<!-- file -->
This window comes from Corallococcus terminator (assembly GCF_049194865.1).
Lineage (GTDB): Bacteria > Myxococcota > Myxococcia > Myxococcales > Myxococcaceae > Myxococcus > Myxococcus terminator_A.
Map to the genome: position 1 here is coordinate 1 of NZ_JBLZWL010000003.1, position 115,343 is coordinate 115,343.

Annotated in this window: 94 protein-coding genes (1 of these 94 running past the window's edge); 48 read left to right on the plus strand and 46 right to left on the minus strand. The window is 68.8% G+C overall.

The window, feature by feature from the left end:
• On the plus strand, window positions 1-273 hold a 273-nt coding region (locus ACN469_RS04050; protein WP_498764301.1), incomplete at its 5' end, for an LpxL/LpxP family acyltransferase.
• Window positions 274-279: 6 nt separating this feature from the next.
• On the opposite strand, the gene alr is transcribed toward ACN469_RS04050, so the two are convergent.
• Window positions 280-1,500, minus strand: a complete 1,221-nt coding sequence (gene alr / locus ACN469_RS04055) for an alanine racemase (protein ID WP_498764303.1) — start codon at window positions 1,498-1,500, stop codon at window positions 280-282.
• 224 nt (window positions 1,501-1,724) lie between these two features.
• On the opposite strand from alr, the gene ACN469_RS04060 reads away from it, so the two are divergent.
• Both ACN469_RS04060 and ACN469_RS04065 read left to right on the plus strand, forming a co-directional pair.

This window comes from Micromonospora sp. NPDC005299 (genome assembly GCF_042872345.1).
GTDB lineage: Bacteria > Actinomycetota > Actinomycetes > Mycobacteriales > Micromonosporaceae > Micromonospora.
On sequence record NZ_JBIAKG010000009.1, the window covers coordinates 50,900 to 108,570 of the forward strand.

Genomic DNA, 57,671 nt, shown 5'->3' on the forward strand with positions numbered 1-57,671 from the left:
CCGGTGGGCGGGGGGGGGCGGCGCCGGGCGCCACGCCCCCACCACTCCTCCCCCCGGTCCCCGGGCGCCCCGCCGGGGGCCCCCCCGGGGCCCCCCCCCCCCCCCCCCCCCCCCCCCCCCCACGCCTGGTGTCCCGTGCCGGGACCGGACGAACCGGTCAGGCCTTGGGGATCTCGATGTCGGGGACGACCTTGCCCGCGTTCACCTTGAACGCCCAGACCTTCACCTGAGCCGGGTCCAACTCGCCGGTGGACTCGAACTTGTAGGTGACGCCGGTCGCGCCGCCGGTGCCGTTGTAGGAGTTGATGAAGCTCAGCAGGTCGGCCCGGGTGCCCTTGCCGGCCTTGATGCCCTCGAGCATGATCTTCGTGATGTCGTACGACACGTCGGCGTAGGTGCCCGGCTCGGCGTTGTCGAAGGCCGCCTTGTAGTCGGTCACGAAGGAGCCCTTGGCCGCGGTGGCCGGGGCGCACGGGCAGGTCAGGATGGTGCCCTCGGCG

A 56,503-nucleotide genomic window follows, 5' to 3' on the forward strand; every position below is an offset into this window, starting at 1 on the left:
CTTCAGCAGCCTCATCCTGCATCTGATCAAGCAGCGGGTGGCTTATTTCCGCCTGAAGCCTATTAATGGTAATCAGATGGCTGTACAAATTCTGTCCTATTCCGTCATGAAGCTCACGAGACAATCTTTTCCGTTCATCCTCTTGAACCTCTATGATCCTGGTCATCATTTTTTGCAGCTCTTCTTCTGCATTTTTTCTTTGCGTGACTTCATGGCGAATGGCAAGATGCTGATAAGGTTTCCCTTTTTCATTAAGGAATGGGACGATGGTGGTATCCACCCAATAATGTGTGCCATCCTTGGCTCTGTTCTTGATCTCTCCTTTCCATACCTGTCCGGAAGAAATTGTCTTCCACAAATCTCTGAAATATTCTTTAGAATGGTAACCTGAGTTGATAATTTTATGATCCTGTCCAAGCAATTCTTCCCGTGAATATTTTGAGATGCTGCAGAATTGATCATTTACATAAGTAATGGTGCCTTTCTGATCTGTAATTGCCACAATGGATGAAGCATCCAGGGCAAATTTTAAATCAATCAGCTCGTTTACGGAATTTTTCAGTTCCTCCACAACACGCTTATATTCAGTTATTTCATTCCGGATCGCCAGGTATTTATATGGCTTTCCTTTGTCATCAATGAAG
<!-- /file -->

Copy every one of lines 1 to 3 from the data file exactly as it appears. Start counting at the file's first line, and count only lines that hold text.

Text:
This window comes from Corallococcus terminator (assembly GCF_049194865.1).
Lineage (GTDB): Bacteria > Myxococcota > Myxococcia > Myxococcales > Myxococcaceae > Myxococcus > Myxococcus terminator_A.
Map to the genome: position 1 here is coordinate 1 of NZ_JBLZWL010000003.1, position 115,343 is coordinate 115,343.